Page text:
credit David Moskowitz

credit David Moskowitz

When I was training for my first mountain ultra in 2010, I called up a reputable physical therapist in Seattle and asked him to analyze my running gait. Once he learned I was not currently injured, he laughed and told me he doesn’t work with uninjured athletes. After conducting a gait analysis on myself, I went on to run twenty-five ultras without overuse injury so I knew I was on to something.

This PT’s philosophy seems rather convenient: don’t help the athlete until the situation is one of dire dependence on the services requested then charge out the nose for bi-weekly appointments for the rest of eternity. I decided to operate my business a little differently. By offering pre-injury or post-rehab gait analysis sessions to athletes who run, I will save you a mint spent at the physical therapist’s or orthopedist’s office and keep you moving on your favorite trails - pain-free. Running, even ultra distances, does not have to devolve into bodily entropy.

As spring fills us to overflowing with vim and vigor, now is the best time of the year to review the basic mechanics of your motionA recent study of novice runners found that gait retraining was effective in preventing some common types of tendonitis - the same kinds of nagging injuries that will dog an untrained runner for years upon years.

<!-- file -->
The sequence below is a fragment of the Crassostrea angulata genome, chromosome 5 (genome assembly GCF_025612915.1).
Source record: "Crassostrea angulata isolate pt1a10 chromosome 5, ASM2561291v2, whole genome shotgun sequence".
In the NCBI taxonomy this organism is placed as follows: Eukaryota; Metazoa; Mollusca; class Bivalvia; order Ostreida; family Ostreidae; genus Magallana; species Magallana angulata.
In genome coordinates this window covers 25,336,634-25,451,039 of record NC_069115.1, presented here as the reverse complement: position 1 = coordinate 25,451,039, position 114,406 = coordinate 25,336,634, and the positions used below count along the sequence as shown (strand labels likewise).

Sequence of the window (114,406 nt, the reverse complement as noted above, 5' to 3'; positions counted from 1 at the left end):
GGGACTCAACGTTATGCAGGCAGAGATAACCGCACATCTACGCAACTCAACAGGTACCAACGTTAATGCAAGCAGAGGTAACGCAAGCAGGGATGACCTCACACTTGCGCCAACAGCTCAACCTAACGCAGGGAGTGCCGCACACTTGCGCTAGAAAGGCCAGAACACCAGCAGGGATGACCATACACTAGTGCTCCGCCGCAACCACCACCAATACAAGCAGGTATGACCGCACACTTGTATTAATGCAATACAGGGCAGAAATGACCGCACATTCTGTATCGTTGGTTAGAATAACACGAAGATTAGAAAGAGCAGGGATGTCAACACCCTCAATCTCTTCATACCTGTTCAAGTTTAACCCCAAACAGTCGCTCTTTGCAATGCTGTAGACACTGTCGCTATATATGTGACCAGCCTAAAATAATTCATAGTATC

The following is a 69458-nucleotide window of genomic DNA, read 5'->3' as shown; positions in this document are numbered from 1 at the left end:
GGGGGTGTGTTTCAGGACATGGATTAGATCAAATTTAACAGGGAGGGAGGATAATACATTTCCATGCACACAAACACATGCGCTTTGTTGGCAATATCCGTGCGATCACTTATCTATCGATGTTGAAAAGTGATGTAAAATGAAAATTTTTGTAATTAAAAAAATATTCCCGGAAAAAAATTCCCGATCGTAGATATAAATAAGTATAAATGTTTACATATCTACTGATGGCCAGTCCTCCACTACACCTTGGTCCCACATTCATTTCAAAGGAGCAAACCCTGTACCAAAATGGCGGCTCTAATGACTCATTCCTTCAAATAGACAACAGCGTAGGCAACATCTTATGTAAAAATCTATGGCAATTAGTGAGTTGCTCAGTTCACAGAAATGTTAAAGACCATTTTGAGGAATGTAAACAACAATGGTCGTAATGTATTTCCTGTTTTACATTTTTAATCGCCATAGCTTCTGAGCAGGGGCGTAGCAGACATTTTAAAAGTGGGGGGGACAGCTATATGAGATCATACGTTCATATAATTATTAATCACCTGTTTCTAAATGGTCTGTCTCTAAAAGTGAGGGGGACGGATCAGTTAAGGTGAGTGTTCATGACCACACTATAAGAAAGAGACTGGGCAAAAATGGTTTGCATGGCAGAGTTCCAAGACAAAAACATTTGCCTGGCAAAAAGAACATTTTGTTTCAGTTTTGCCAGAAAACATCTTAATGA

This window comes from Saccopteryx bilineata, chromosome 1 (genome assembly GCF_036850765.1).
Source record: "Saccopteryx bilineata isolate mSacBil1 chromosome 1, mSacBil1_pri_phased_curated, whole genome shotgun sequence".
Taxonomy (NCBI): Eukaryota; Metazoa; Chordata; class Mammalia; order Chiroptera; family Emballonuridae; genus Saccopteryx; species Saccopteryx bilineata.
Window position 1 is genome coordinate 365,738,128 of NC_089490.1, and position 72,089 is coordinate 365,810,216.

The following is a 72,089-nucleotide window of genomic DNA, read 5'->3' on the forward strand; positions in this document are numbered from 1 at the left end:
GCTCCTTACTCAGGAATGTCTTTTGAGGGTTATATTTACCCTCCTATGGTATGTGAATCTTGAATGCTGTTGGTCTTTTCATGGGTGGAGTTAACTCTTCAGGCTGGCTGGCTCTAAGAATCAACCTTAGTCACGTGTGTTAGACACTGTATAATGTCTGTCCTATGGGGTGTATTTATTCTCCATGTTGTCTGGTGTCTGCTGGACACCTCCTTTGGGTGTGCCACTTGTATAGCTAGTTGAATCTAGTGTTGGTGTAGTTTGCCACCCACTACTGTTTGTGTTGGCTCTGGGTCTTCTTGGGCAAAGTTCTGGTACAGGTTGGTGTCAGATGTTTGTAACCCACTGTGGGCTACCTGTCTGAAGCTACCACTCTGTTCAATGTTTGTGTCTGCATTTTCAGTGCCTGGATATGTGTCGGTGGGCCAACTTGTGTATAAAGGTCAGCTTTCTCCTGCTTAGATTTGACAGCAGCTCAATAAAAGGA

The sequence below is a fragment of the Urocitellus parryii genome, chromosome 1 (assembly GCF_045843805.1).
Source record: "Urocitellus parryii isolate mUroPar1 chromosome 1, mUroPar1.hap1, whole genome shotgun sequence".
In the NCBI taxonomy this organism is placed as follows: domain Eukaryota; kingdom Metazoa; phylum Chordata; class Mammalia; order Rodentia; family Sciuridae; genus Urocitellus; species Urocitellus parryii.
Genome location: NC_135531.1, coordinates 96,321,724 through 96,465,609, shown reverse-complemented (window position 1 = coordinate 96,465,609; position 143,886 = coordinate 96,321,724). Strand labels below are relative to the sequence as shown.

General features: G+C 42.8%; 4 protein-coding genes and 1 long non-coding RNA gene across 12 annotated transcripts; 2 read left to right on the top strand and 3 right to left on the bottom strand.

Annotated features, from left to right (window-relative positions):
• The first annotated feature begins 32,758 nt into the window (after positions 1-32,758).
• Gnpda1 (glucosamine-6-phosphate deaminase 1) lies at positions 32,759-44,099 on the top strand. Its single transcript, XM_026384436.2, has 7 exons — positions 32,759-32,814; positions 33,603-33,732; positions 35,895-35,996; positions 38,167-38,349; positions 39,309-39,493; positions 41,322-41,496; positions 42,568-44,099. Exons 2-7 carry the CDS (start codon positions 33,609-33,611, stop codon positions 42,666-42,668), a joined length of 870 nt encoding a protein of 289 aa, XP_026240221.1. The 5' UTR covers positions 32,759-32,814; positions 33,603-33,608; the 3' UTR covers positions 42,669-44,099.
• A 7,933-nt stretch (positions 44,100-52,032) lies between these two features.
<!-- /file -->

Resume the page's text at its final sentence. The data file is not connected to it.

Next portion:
So, as I like to tell my clients when we have the joy of running together in person, “run like a geek”. During our two sessions on the trail of your choice, in either an Issaquah Alps or Methow Valley location, I’ll teach you the finer points of stacking your spine like a cairn, proper alignment of hips to knees to toes, sex-specific anatomy relevant to the running motion, and we’ll create for you the most efficient gait possible.

I have three slots left this spring for gait work and they’re going fast - another just filled this morning! Five miles or fifty, every runner benefits from proper gait. To claim your spot click below or share this email with another friend who would like to remain uninjured this running season.